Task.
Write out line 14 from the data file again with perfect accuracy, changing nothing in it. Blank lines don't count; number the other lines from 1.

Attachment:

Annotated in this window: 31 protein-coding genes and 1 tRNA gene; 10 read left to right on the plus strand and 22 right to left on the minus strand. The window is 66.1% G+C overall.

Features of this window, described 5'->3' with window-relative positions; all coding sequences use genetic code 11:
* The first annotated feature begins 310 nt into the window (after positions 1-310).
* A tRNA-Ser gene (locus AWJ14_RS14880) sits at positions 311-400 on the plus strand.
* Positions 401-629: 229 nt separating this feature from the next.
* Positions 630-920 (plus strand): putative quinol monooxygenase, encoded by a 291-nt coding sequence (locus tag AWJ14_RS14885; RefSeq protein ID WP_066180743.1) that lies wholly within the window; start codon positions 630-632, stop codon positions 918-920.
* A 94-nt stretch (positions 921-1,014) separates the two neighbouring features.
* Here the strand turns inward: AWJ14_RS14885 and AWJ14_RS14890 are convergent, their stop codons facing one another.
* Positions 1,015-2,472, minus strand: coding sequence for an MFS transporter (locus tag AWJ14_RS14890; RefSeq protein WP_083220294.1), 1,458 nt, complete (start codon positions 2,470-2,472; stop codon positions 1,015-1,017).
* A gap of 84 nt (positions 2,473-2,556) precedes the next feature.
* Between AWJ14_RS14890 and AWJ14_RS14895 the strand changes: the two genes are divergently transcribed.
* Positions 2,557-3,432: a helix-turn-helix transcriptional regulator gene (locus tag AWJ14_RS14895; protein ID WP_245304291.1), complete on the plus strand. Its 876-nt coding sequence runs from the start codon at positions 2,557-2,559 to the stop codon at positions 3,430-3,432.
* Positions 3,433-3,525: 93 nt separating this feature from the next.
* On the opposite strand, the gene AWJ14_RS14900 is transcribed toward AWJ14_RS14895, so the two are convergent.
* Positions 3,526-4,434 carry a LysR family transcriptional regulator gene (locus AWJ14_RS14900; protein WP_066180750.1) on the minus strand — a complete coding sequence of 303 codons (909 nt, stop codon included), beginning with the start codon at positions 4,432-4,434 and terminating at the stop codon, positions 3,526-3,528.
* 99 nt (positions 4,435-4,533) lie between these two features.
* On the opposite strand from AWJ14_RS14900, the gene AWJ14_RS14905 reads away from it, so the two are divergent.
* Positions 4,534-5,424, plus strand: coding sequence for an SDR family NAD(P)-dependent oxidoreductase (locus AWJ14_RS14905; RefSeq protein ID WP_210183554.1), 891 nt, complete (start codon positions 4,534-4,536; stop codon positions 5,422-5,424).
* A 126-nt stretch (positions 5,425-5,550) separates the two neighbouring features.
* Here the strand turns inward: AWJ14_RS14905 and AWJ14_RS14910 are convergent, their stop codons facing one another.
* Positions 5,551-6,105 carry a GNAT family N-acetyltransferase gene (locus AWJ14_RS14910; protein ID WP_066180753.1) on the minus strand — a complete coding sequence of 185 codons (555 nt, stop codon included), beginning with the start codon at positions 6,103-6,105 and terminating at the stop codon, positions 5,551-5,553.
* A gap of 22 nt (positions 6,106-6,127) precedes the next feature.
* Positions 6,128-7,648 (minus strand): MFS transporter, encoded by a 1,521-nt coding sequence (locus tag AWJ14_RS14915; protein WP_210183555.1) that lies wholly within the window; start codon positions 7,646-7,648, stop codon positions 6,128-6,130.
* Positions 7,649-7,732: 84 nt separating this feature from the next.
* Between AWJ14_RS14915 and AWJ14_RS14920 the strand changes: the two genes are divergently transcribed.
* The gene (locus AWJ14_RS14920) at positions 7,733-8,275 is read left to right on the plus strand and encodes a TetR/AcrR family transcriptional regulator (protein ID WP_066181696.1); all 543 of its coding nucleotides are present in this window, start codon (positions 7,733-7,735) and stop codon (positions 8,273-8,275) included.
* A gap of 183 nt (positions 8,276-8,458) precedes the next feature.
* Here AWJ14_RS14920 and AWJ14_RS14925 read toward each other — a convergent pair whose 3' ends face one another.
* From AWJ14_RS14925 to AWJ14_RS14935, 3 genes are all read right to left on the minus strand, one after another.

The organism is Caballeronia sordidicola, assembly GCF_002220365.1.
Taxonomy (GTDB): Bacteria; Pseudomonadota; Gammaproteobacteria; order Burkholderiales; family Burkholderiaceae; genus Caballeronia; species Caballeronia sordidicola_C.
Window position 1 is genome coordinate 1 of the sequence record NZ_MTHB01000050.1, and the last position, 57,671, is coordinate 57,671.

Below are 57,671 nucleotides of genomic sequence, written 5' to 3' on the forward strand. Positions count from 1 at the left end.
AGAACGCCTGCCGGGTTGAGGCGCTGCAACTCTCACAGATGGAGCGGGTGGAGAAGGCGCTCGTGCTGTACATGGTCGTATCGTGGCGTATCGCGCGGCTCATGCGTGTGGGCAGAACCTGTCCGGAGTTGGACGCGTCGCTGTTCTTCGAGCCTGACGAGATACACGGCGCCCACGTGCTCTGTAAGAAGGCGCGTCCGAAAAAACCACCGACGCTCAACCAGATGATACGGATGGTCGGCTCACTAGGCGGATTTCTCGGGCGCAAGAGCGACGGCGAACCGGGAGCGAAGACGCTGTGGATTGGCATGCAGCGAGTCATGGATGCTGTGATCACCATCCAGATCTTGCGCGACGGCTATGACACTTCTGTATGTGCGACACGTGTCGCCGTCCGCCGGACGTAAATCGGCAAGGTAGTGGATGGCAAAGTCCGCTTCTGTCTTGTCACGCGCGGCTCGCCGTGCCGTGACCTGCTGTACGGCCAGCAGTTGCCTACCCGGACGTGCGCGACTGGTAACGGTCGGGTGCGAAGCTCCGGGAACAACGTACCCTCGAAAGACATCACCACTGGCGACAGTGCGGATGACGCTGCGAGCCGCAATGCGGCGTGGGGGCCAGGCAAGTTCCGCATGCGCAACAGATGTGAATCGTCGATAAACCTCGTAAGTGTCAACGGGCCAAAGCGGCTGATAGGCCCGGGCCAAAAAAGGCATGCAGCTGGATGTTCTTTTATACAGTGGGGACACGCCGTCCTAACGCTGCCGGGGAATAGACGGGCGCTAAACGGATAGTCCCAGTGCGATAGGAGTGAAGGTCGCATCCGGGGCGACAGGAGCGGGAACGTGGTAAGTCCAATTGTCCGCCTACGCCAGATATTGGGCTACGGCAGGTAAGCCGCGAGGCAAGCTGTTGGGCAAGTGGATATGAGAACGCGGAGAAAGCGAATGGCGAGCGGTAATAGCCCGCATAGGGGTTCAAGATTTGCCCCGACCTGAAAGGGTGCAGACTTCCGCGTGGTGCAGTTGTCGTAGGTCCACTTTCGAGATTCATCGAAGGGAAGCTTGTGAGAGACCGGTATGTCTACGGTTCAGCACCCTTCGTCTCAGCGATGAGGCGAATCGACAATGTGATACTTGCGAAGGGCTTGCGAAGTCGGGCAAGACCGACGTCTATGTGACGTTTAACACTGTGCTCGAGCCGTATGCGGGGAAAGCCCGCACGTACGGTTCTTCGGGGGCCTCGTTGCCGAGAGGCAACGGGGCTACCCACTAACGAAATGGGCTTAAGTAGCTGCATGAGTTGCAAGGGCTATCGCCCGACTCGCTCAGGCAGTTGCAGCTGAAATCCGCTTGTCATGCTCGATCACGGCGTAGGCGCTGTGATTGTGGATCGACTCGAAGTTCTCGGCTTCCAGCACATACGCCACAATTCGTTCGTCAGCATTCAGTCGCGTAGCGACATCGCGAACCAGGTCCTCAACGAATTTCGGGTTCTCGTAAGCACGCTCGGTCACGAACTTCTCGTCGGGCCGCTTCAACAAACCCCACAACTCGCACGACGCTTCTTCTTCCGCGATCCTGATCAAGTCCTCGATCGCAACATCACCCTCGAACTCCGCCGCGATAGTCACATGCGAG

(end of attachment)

* On the opposite strand, the gene AWJ14_RS14900 is transcribed toward AWJ14_RS14895, so the two are convergent.